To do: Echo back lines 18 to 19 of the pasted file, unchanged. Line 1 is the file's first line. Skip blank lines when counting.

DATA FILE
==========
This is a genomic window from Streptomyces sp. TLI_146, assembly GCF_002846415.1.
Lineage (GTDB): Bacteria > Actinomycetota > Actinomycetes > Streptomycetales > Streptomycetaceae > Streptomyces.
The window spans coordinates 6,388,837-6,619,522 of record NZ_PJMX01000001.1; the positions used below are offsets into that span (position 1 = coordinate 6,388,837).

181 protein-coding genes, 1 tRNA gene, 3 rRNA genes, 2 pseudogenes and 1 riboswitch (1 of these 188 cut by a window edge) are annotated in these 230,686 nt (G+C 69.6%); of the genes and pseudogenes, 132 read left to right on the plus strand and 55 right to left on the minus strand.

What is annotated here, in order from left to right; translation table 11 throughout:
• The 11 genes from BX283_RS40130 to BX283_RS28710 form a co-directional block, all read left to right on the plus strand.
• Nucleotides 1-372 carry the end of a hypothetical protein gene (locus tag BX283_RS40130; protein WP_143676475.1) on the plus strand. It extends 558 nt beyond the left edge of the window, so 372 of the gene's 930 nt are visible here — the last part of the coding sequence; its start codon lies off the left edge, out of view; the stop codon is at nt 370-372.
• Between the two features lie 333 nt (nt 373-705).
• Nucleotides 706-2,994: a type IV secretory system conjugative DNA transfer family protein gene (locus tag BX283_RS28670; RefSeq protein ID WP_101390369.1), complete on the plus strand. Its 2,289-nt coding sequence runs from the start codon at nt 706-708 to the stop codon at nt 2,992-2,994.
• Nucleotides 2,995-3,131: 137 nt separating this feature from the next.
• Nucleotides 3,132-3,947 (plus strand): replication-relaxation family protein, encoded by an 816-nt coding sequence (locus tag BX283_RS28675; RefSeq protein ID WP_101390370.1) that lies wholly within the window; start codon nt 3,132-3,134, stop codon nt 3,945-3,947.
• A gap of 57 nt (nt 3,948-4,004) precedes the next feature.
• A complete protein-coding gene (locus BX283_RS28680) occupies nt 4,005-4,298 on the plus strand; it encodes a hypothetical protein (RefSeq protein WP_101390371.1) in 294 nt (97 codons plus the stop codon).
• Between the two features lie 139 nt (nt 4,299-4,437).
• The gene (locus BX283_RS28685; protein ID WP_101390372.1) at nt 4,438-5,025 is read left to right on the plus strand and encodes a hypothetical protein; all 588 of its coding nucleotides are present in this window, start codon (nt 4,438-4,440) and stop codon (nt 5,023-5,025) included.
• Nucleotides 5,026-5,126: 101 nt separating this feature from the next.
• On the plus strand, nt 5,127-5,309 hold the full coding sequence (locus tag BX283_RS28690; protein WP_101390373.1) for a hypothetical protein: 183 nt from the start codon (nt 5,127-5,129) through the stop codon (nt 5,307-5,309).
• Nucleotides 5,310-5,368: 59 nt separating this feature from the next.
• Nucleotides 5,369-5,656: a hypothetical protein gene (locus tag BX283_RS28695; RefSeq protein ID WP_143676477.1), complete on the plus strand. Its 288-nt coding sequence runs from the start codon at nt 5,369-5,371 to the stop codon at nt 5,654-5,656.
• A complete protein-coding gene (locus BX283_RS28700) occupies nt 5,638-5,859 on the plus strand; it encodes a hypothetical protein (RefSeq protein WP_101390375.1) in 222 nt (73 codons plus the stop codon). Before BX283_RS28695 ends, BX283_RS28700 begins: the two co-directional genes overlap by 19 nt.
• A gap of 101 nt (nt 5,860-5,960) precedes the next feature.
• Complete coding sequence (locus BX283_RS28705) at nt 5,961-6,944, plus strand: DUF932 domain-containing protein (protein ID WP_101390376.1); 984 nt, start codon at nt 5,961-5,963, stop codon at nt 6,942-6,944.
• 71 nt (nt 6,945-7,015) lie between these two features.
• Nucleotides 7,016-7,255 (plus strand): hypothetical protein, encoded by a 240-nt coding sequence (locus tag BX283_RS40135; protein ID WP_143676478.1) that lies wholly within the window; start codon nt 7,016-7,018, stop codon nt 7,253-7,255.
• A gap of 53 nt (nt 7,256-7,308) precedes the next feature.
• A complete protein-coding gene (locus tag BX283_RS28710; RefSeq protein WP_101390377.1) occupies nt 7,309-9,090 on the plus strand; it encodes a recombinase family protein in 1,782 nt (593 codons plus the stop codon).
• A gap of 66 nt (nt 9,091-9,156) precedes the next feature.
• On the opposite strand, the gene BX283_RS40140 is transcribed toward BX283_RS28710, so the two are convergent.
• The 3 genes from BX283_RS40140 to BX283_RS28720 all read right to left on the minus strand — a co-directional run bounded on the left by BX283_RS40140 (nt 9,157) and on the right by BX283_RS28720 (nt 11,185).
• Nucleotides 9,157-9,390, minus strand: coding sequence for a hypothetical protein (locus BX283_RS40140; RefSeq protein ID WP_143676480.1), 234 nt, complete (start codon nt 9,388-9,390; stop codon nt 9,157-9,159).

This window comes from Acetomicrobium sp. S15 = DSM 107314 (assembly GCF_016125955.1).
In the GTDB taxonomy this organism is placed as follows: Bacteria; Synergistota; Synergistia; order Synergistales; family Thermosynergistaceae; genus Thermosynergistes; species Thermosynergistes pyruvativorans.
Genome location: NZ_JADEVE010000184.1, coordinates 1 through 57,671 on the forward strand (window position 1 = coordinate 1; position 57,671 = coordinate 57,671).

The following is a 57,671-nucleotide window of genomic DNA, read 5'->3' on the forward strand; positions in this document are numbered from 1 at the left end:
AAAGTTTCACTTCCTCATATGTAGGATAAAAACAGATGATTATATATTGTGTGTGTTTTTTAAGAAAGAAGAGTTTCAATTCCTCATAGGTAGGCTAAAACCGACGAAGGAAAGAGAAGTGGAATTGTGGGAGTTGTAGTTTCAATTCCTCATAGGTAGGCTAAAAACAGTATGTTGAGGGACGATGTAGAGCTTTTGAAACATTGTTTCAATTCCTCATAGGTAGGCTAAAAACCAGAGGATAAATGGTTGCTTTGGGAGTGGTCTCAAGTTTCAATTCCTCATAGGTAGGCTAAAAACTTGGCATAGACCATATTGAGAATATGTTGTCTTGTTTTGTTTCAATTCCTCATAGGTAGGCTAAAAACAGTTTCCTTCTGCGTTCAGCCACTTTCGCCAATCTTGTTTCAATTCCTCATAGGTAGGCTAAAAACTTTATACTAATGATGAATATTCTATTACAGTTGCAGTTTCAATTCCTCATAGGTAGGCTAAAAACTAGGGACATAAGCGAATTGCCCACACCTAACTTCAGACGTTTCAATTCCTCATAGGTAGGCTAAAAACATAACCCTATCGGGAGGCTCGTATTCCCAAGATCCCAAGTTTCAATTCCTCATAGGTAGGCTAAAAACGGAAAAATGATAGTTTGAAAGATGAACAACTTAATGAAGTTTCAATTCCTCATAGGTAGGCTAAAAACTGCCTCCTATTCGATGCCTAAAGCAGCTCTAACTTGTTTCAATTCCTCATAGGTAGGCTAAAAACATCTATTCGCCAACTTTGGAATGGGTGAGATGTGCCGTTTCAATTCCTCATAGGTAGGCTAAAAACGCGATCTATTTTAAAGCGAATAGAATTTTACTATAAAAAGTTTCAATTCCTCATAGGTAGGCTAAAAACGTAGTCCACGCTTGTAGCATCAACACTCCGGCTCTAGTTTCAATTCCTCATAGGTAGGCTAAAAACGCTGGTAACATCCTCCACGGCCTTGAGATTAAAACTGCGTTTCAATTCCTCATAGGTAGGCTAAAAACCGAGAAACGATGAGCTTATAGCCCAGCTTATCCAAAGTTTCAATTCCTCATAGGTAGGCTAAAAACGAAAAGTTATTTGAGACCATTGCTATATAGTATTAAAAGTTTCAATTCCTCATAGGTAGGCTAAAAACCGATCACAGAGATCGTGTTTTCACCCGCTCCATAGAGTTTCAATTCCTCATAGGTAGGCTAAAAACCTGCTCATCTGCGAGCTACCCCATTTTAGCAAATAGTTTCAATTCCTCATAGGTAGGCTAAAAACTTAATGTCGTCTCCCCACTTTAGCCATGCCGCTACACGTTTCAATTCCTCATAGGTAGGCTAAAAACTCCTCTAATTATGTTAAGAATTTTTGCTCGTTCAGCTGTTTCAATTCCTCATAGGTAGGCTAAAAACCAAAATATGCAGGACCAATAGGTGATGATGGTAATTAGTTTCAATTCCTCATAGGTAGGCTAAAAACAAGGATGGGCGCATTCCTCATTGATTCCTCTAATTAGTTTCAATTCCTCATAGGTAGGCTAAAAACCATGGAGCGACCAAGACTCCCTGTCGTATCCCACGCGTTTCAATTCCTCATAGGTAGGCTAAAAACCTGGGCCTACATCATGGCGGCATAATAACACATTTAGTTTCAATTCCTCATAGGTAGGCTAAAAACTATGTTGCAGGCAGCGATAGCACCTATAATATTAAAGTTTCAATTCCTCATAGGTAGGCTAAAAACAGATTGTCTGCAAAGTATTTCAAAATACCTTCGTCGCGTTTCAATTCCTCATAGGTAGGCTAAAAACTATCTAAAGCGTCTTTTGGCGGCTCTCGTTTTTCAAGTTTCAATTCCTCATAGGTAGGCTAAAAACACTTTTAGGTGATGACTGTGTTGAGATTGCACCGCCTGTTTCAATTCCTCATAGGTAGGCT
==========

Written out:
• Nucleotides 5,310-5,368: 59 nt separating this feature from the next.
• Nucleotides 5,369-5,656: a hypothetical protein gene (locus tag BX283_RS28695; RefSeq protein ID WP_143676477.1), complete on the plus strand. Its 288-nt coding sequence runs from the start codon at nt 5,369-5,371 to the stop codon at nt 5,654-5,656.